It is likely that his early life was in Lewisham; a letter from him from the continent where he was travelling with his Aunt and sister Sophy to his mother in 1834 is addressed to her in a cottage in Lewisham. By 1838 they would have moved to Alexander II’s mansion, Rosenthal. In any event he would have been brought up in a very well to do environment.
He travelled to Carlsruhe in Baden in July 1830 stating in a letter to his mother “I would forfeit half my life if you and your father could be here (during the fine weather) because there is sufficient to see to make you prefer Lewisham to any spot in the world, but believe me it is true-these Germans are filthy creatures and the country corresponds”. I imagine he was playing to his mother’s and her father’s prejudices; anyway his views tempered and he married a German, Henriette Ditges about ten years later.
At the age of about 26 he was doing his “Grand Tour” of Europe; I have a copy of the journal he wrote about this. It was hardly a dollar a day backpacking trip. He describes himself as “lionising” the places he visited, probably a discreet word for living it up. Certainly he did not stint on hotels, the Danielli in Venice, and regular visits to the opera. He became quite a connoisseur of the Barber of Seville, having seen it so many times! My overall impression of him from the journal is of a well read and articulate and confident young man, with an enthusiastic interest in the arts, particularly the visual arts; he tramped through all the best galleries in Europe. In a letter to his mother in September 1835 from Venice, he describes it as “the most singular, grand, filthy, miserable, decayed, stinking, beautiful city extant”.
Even by the age of 26, he had travelled on the Rhine nine times. He also mentions four months travel in 1833, including a visit to St Petersburg. In July 1834 he wrote to his mother from Coblenz stating “ Last night I supped with Mr Ditges who had prepared a grand supper- there was present …..his daughter, a nice little girl of about 12 years of age who is going to London next year”. In fact she was about 15, and he married her about 5 years later.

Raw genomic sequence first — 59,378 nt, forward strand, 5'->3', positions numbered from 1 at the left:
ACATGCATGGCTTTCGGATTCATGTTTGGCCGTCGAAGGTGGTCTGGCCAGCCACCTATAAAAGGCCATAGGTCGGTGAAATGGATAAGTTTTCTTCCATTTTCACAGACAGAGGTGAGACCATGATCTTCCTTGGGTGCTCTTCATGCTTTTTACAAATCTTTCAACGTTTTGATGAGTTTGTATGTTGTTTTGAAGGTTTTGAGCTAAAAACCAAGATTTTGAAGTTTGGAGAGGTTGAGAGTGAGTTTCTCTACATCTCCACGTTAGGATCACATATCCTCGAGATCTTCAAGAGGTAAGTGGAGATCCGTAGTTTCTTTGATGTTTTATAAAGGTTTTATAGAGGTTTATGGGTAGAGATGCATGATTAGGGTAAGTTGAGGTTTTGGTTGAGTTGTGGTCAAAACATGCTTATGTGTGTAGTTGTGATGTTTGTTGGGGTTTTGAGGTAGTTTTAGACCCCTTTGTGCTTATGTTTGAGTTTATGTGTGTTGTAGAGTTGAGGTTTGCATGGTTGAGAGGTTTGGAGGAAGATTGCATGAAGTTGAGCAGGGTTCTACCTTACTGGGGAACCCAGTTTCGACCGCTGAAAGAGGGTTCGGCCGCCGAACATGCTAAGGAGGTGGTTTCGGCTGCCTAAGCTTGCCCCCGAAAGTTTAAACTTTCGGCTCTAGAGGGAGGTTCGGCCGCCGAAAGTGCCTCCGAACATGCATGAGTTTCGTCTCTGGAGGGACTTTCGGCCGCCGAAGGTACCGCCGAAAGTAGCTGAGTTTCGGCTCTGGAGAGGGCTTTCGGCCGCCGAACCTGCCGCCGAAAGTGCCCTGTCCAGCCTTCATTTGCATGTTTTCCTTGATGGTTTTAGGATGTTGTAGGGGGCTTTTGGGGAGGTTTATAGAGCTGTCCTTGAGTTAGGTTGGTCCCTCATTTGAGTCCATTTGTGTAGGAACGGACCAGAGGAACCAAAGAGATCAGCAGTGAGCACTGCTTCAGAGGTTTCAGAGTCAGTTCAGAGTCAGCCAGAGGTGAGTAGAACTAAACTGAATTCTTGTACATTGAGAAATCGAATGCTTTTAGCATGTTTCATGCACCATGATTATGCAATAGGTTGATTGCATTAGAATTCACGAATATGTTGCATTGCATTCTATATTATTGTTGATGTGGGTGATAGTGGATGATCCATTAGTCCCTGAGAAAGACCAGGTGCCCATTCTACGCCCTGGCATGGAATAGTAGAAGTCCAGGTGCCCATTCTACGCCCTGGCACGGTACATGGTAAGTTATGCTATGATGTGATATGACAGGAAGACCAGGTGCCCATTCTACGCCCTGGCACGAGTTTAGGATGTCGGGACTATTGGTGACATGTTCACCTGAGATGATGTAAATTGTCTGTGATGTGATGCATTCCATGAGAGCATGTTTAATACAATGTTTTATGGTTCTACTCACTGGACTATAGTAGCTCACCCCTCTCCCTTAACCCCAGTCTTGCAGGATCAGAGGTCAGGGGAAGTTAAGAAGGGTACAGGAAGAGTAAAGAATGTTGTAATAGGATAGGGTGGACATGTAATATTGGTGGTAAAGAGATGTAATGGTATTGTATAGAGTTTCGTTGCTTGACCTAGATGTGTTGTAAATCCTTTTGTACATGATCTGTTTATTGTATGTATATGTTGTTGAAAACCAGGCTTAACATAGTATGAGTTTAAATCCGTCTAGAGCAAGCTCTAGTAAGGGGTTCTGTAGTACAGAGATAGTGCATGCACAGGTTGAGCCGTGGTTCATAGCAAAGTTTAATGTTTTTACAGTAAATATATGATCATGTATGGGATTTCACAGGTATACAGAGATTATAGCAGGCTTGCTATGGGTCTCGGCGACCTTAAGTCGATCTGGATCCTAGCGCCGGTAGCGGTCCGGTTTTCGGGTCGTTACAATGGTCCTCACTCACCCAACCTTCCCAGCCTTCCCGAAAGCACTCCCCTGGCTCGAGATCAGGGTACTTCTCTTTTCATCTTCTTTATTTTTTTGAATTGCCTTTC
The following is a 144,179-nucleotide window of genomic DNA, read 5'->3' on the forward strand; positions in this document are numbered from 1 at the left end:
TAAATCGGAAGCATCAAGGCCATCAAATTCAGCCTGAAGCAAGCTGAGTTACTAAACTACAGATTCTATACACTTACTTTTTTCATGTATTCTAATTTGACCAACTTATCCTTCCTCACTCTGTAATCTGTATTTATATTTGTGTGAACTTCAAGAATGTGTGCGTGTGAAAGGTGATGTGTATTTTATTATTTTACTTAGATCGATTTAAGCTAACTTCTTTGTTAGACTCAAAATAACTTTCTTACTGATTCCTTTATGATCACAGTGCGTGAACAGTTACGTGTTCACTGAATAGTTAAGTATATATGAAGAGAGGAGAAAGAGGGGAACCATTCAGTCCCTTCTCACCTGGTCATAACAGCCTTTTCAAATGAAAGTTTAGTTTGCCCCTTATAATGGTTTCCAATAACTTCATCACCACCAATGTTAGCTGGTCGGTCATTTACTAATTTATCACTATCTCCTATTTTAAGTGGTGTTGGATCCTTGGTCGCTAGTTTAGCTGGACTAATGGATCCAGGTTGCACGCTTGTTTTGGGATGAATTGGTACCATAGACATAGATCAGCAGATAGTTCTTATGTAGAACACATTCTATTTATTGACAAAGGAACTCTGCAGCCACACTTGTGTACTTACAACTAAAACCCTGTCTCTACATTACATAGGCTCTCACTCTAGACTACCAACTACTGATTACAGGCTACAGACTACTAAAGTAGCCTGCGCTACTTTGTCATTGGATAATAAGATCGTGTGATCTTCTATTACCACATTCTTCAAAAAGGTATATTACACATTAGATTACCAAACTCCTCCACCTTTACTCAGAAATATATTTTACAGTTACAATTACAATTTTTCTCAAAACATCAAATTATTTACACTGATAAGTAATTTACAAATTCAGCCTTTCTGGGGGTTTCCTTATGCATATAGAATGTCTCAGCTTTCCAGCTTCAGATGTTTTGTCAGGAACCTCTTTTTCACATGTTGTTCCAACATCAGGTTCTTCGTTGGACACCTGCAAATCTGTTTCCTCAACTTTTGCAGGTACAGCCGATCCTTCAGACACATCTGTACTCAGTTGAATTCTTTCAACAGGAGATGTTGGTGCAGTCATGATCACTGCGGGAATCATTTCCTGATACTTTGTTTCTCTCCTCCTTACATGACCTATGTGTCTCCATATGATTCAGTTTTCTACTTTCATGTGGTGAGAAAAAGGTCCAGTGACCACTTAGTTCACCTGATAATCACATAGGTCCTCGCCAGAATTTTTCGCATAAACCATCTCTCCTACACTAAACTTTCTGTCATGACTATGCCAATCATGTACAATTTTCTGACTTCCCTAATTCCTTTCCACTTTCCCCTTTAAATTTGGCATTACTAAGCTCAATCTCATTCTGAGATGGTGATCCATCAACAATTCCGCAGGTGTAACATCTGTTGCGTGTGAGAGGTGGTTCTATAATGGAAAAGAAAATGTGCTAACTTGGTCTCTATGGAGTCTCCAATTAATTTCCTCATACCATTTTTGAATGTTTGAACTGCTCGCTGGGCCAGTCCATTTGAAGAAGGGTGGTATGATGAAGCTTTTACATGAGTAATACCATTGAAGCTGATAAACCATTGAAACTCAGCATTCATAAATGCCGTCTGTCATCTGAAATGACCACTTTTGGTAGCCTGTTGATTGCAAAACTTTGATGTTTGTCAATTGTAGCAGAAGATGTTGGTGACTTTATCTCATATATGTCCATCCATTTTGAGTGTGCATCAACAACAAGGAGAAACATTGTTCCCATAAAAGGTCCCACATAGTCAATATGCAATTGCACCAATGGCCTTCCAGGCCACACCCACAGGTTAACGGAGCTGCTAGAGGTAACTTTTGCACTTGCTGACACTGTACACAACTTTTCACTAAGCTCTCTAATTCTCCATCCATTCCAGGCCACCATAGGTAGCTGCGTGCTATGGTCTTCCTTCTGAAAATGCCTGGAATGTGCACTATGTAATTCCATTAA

His journal entry for 25th August 1835 when in Baden reads-
“Rained in torrents. Wrote letters. The fashionable hour for dinner in Germany is one o’clock, which occupies two hours, supper nine o’clock, again two hours: the other part of the day is employed in smoking.
Tom Moore somewhere says “Oh that our life like the Germans might be Du lit a la table-de la table au lit”
The cooking is a bad imitation of the French, at dinner they play with your appetite by giving you messes until you lose it, and then provoke you by putting a good joint on the table, everything is either very rare or very greasy and the wine is exceedingly bad.”
However he seemed to have begun to like the Germans, commenting on their congeniality and “their free and liberal manners in comparison with our dull countrymen, for I think a German might travel in an English stage coach for ever, and never be invited by an Englishman”
His views of Italians were less favourable-
“The women in this part of Italy (Venice) do not possess any personal beauty, they are generally ugly with skin resembling the outside part of roast pork- bad figures and much worse dressers; and like the men flee everybody which approaches near them.”